Can You Dig It?

Can You Dig It?
Achiever, Explorer, Socializer, Killer

James Bishop | 11 Jan 2011 11:54
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Instead, a more acceptable form of griefing has arisen in its place. Clubs will find a server, find someone's prized construct and then add to it in seemingly random ways in order to destroy the aesthetic without breaking down the components of it. If you were to ask someone who participates in this watered down version, they may even deny that it's griefing or Club behavior at all. Whatever they want to tell themselves is fine, but adding to the existing structures in a given landscape in such a way that makes the original builders displeased is not exactly a kind gesture in the eyes of others.

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Even with the Club population, though, it takes a bit of socialization in order to find the right server that would allow for a Club to work their magic. Even in the darkest, griefing heart of the clubbiest Club, there is a Heart hiding somewhere. Diamonds, as mentioned above, feel the need to talk with other Diamonds and find the best way to do things, which delves into the territory of Spades who are looking to learn things as well.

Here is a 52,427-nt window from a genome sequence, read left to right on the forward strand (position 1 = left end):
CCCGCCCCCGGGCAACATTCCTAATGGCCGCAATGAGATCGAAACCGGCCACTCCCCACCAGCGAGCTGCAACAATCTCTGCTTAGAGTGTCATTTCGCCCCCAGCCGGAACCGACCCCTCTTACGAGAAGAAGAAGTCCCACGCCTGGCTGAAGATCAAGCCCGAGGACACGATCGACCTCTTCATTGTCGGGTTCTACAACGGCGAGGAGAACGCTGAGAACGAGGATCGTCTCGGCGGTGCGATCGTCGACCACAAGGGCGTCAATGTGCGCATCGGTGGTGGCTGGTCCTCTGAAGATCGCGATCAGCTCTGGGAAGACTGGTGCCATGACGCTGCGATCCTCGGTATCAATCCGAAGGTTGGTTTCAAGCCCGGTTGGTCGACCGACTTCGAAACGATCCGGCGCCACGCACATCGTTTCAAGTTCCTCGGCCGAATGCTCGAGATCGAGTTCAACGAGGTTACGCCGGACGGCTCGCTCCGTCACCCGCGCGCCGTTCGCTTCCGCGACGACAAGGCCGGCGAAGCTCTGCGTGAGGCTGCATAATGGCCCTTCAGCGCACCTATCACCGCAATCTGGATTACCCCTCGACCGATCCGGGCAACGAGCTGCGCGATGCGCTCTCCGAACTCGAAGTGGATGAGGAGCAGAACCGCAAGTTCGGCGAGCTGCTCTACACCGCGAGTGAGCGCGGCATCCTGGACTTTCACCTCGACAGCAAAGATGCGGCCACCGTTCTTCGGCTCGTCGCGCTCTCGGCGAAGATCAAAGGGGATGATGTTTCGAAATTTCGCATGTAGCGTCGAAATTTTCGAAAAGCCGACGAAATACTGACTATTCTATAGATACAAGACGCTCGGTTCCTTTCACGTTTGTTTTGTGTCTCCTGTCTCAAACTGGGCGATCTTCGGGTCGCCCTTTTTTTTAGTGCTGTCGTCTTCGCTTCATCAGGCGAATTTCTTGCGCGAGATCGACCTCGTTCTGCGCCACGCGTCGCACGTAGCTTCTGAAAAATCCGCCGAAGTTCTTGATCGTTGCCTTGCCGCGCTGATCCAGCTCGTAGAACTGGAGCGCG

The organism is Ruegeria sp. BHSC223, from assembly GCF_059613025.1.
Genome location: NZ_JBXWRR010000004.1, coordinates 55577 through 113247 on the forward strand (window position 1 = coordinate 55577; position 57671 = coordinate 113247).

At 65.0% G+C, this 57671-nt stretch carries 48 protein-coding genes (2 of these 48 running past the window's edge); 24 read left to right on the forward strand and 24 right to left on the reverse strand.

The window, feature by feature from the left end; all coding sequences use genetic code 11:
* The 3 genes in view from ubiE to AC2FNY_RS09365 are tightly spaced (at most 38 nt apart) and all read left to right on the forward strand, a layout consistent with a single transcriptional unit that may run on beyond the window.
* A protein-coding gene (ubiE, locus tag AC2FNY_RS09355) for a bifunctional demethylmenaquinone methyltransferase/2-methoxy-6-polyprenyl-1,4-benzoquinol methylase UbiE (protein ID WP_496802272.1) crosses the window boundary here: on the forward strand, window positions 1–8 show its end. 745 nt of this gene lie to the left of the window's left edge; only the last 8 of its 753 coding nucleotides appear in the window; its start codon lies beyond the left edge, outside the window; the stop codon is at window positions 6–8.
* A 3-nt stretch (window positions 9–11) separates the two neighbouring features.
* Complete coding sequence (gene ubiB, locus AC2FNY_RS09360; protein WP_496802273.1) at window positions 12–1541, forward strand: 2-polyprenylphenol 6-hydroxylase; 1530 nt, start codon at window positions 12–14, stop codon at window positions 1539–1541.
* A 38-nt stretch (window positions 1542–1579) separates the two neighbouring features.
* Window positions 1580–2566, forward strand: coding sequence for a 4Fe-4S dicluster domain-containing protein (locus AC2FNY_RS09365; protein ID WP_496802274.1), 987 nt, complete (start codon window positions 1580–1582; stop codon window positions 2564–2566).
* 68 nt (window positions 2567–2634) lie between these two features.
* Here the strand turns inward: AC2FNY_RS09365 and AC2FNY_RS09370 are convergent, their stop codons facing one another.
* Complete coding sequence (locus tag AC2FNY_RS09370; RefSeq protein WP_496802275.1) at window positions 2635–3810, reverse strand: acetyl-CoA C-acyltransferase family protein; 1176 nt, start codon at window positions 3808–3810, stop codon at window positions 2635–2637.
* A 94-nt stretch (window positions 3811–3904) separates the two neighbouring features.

The suits are constantly overlapping each other and melding with aspects of at least one other of the four in ways that make it hard to distinguish a single aspect in a player. The different markers for each suit are simple enough to distinguish, but the blending tends to produce markers that are hard to pin down on one side or the other. It's often more complicated than that even in a game as seemingly simple as Minecraft.

Richard Bartle titled his paper "Players Who Suit MUDs" as a clear reference to the suits in a deck of cards. Essentially, he argues that the kind of players who play MUDs can fall easily into the four categories he presents. More than just providing a way to differentiate between types of players, though, he also provides a definition for multi-user dungeons based on the players within them. By extension of what multi-user dungeons have become over time, he has also provided the definition of massively multiplayer online games.

Minecraft has the capacity to support all of the archetypes presented by Bartle and fits the definition provided of multi-user dungeons and thus massively multiplayer online games. Its popularity doesn't hinge upon a narrative overlaid on top of the mechanics but on the ability to shape the world with friends using cleverly designed tools. Diamonds, Spades, Hearts and Clubs all utilize the same building blocks to derive fun and amusement.

And really, Minecraft is nothing but building blocks.

James Bishop is a mild-mannered English graduate by day, by night he writes for Hellmode. Sometimes he tweets too. (@jamesbishop) If you're not one of those, however, he also has a website where he absentmindedly chronicles his various doings and writings.

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